By Frances Atterbury
Paper is vital. The paper you choose will have a greater effect on the perception of your work than almost anything else you do and it’s simply untrue to imagine that all papers that look the same unprinted are the same when printed.
One of the most interesting tests of a sheet of paper is to hold it up to the light and look at the formation. The cheaper the paper or the faster it has been made, the more uneven and mottled the formation. What you may not appreciate is that this mottled pattern will be reflected in the printed surface, so if you are making a book requiring smooth tints and solids, don’t pick a cheap or badly made sheet. Put simply, spend more on paper even at the expense of spending less on printing. It’s a basic ingredient of quality. Coated or uncoated; good quality, well made paper is worth every penny.
Grain direction, glues (hot or cold melt), page size, case covering, signature size, paper quality – these are all important qualities and they are all relevant and important in their own way. But in my opinion, the only thing that it is essential to get right in a book is grain direction.
Paper is a natural product and is made from fibres meshing together to make a smooth and regular surface upon which to write, draw, paint or print. Machine-made paper has a distinct grain direction. As the paper travels through the paper making machine, starting as 99% water and finishing as paper, these fibers align themselves in the same direction. It is much easier to fold or to tear a sheet of paper along the grain than to fold or tear across the grain. Grain direction affects a book in at least two crucial ways and these are go to the heart of what a book is for – ease of reading and permanence.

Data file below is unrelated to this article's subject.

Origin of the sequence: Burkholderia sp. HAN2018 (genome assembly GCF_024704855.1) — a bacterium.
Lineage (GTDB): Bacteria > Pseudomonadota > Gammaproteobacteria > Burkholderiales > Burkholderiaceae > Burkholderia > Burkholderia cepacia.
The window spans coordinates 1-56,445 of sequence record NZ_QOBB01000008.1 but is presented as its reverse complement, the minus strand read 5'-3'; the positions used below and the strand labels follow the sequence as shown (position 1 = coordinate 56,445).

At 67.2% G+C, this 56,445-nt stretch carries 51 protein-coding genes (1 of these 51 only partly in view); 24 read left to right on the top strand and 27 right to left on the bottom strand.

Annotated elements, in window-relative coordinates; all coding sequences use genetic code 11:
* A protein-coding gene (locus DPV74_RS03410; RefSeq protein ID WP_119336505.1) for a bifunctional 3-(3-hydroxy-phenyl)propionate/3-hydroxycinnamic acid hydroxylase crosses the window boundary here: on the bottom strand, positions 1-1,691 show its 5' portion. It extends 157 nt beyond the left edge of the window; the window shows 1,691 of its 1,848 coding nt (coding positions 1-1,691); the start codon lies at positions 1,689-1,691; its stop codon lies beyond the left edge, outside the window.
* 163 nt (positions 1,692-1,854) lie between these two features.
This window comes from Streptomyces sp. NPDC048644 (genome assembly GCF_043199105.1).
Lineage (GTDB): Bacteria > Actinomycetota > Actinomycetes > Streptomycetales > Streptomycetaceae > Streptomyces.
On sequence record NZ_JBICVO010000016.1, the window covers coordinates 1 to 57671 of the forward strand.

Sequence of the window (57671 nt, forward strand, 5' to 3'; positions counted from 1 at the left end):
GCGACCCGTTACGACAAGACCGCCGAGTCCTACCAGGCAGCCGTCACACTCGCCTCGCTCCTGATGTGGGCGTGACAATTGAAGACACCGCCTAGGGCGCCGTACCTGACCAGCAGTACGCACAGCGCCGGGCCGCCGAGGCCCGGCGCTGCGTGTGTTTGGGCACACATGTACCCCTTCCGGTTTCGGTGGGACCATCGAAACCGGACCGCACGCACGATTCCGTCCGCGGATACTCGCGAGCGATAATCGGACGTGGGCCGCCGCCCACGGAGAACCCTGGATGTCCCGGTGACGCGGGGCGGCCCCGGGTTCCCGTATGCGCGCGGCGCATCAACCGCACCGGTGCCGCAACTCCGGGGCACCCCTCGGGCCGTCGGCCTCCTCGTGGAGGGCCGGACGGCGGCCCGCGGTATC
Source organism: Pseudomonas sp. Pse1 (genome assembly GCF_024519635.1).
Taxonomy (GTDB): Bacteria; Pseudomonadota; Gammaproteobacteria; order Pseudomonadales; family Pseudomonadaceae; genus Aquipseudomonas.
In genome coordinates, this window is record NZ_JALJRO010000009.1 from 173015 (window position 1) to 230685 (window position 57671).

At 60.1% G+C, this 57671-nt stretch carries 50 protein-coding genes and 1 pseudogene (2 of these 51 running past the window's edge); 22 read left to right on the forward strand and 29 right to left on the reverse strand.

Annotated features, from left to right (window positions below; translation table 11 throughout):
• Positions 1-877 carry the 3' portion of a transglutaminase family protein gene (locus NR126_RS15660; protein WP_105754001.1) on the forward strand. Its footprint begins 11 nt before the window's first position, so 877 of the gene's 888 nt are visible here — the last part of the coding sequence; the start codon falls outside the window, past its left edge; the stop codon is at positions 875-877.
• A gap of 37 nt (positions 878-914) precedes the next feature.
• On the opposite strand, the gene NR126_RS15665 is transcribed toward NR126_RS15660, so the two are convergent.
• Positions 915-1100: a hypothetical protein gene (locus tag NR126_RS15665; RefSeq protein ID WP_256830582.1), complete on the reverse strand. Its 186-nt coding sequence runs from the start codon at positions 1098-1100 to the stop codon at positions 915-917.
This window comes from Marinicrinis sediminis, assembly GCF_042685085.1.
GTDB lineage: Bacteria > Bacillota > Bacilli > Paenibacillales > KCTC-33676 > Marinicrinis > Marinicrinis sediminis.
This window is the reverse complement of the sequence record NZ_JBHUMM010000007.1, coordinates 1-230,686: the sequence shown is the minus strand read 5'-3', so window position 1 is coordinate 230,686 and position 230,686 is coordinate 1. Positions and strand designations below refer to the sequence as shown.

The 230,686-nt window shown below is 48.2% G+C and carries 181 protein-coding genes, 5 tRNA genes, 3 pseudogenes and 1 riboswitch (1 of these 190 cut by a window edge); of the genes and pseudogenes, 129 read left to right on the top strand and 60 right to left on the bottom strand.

It is easier to open (and therefore to read) a book with the grain running parallel to the spine because the paper wants to open and lay in this way. Contrast that with a book bound cross grain; the pages do not want to open and the opened pages will flip closed unless held open. Not the easiest thing to read.
But grain affects permanence too. Paper is natural ‘living’ material and changes shape according to the humidity in the environment. As it becomes relatively wetter or drier, it becomes bigger or smaller always moving across the grain. If the book is glued and sewn with the grain parallel to the spine it will become wider, but no stress will be placed on the binding because the top and bottom edge of the page are not fixed, but are free to move. Conversely, if bound cross grain, the book will become taller or shorter, but, as it is only free to move on one side of the sheet, huge stress will be placed on the binding. Small movement but it is the same process that sees mountains eroded and, in the same way, will see the binding destroyed long before the end of it’s natural life.